Last updated on April 28, 2019 by Liza Hawkins
Mashed potatoes might be the quintessential comfort food. Or, at least, my quintessential comfort food. Mashed potato pancakes? Ahhh … divine.
It’s rare that I whip up a batch of mashed potatoes and have leftovers “just because,” so I have to be intentional about it and throw in an extra potato or two to ensure leftover mashed potato goodness.
I use a basic mashed potato recipe that’s no fail, and super yummy.
It involves whatever potatoes are on sale (though my favorites are red skin OR russet because I believe they make the creamiest mash), whole milk, salted butter, salt, a dash of black pepper, and a hand-held mixer.
Some of you are thinking: No, no, no. You need to be using a RICER.
Or maybe: HELLO! Mashing by hand is the only way!
Well, both of those are awesome.
Know what though?
A hand-held mixer produces a fluffy mashed potato—whipped, even—that pretty much melts in your mouth.
Also, it’s an easy technique, which I happen to love.
So, back to the leftovers.
I have no issues with pairing leftover mashed potatoes with other dinners during the week.
That’s the beauty of having leftover sides! They make producing supper a breeze, even three days later.
You can, however, transform leftover mashed potatoes into something entirely different.
Maybe you use them to top a Shepherd’s Pie, or fold them into another root vegetable (okay, a potato is technically a tuber, but you know what I mean) to make something like this mash-up: Whipped Parsnips and Potatoes.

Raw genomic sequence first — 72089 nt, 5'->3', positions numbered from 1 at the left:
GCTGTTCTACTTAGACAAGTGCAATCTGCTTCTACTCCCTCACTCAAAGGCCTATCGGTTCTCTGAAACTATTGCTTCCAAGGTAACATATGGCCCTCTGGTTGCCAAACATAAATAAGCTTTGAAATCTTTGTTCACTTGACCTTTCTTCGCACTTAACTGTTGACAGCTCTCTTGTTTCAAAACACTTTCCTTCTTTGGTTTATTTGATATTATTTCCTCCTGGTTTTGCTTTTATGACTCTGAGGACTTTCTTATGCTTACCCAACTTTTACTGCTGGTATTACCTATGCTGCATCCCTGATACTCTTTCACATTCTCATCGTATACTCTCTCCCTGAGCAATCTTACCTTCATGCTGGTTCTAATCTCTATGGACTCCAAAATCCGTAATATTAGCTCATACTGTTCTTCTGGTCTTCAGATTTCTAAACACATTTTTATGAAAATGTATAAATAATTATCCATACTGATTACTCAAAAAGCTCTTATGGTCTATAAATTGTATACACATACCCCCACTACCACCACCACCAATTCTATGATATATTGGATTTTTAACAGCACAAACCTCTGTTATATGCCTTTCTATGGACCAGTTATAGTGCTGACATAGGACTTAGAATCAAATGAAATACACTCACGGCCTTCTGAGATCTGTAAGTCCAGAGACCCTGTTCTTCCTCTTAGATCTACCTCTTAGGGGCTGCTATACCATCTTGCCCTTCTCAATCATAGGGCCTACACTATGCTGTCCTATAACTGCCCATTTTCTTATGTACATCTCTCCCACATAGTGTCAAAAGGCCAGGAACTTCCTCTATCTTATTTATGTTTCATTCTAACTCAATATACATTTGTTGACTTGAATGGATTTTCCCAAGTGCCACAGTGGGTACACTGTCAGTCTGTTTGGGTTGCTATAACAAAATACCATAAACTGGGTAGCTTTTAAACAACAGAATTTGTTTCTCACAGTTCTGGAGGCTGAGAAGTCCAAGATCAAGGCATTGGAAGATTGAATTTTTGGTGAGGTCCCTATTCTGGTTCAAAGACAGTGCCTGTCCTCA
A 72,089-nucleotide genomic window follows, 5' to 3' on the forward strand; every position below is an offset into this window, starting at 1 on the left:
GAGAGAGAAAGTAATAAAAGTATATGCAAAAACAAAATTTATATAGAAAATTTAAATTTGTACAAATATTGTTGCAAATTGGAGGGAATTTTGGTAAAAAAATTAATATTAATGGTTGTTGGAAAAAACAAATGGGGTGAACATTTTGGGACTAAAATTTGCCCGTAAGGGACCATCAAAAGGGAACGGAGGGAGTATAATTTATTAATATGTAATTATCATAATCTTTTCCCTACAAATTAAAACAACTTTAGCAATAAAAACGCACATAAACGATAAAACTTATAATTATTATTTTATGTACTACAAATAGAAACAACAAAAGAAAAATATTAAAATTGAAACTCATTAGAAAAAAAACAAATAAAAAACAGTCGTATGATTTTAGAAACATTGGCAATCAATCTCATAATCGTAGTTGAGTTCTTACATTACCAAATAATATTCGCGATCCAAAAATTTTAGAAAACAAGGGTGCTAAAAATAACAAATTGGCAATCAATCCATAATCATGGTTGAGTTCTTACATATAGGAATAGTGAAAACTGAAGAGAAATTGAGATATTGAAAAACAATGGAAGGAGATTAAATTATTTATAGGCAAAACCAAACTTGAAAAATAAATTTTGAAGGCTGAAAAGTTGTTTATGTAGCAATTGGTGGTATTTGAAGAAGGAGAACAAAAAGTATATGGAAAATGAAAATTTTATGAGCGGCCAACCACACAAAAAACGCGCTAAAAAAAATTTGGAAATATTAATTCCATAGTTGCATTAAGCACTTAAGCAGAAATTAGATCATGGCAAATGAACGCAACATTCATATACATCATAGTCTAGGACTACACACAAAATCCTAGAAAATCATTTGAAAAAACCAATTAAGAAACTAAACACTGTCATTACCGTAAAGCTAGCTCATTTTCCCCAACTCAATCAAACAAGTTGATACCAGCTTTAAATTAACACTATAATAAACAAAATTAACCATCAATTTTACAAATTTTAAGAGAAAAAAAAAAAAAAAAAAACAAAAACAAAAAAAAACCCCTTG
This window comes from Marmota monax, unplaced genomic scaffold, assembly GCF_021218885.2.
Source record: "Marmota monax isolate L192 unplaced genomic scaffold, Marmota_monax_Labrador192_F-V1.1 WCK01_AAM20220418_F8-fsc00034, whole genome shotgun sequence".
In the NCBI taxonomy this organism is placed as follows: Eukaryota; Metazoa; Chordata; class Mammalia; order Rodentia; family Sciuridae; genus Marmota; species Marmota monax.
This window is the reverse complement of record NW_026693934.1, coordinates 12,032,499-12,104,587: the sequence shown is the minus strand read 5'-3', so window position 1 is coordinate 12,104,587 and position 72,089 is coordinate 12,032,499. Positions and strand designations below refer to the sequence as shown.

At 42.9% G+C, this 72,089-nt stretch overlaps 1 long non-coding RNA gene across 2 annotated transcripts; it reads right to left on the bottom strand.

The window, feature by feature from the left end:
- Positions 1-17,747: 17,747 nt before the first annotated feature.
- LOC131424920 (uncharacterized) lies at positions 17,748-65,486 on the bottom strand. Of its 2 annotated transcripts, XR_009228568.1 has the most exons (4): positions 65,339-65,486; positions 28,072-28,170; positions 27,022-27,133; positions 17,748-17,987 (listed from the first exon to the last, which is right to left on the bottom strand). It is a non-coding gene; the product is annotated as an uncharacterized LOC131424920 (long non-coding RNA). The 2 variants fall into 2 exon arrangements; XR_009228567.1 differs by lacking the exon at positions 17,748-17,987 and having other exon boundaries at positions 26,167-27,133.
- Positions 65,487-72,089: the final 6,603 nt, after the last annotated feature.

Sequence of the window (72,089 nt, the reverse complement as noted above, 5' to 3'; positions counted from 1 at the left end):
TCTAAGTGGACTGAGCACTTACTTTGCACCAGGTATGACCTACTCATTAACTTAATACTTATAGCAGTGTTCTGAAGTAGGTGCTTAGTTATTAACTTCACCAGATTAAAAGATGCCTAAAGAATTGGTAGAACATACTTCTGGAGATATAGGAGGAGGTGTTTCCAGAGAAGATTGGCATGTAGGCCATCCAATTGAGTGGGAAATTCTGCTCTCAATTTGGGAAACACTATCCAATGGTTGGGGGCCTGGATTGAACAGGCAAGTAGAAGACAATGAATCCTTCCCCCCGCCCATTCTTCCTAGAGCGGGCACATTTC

Or, something entirely different.
These mashed potato pancakes were the result of a skipped breakfast and a need for a quick (and mouth-watering) lunch.
They’d make an awesome dinner side, too.
I had about two cups of leftover mashed potatoes sitting in the fridge from dinner the night before.
I mixed them with a little flour, shredded onion (sliced green onions would be delish, too), and fresh chopped parsley.
Then I formed half-inch patties (using about a quarter cup of mashed potatoes), dredged them in seasoned flour, and then seared them in a hot buttered pan for a few minutes on each side.
It’s a delicate process, flipping these mashed potato pancakes.
You must ensure a good crust on the first side before daring to flip, otherwise you could end up with “Mashed Potato Lump” instead of “Mashed Potato Pancakes.”
That’d probably still taste good, but … hmmm … it’s just not the same.
A little sad, even.
I topped my mashed potato pancakes with more butter (why not?), and a dollop of sour cream would’ve gone nicely, too.
These mashed potato pancakes are the best way to use up leftover mashed potatoes!
- 2 cups leftover mashed potatoes, chilled
- 1/2 yellow onion, grated
- 1/4 cup freshly chopped parsley
- 1 cup flour
- 1 teaspoon salt
- 1/2 teaspoon pepper
- 1 teaspoon garlic powder
- 1/4 cup salted butter
- Preheat a large skillet over medium to medium-high heat. Add the butter.
- While the butter's melting, gently fold the mashed potatoes, onion, parsley and 2 tablespoons of the flour together in a large bowl.
- Mix the rest of the flour, the salt, pepper, and garlic powder together on a plate.
- Form the potatoes into 1/2" thick disks, using about 1/4 cup of the mashed potato mixture. The warmer the potatoes get, the harder it will be to keep them from sticking to your hands—so, work quickly!
- Pat each mashed potato pancake into the flour mixture after it's been formed, flipping it a few times to ensure an even and good coating.
- Place the mashed potato pancakes into the preheated, buttered skillet, and let them cook for 3 to 4 minutes—until they're a deep golden brown, and have a nice crust. Gently flip the mashed potato pancakes, and cook them for about 2 minutes more on the other side, until they're a deep golden brown on that side, too.
- Serve immediately with more butter, and a dollop of sour cream if you like!
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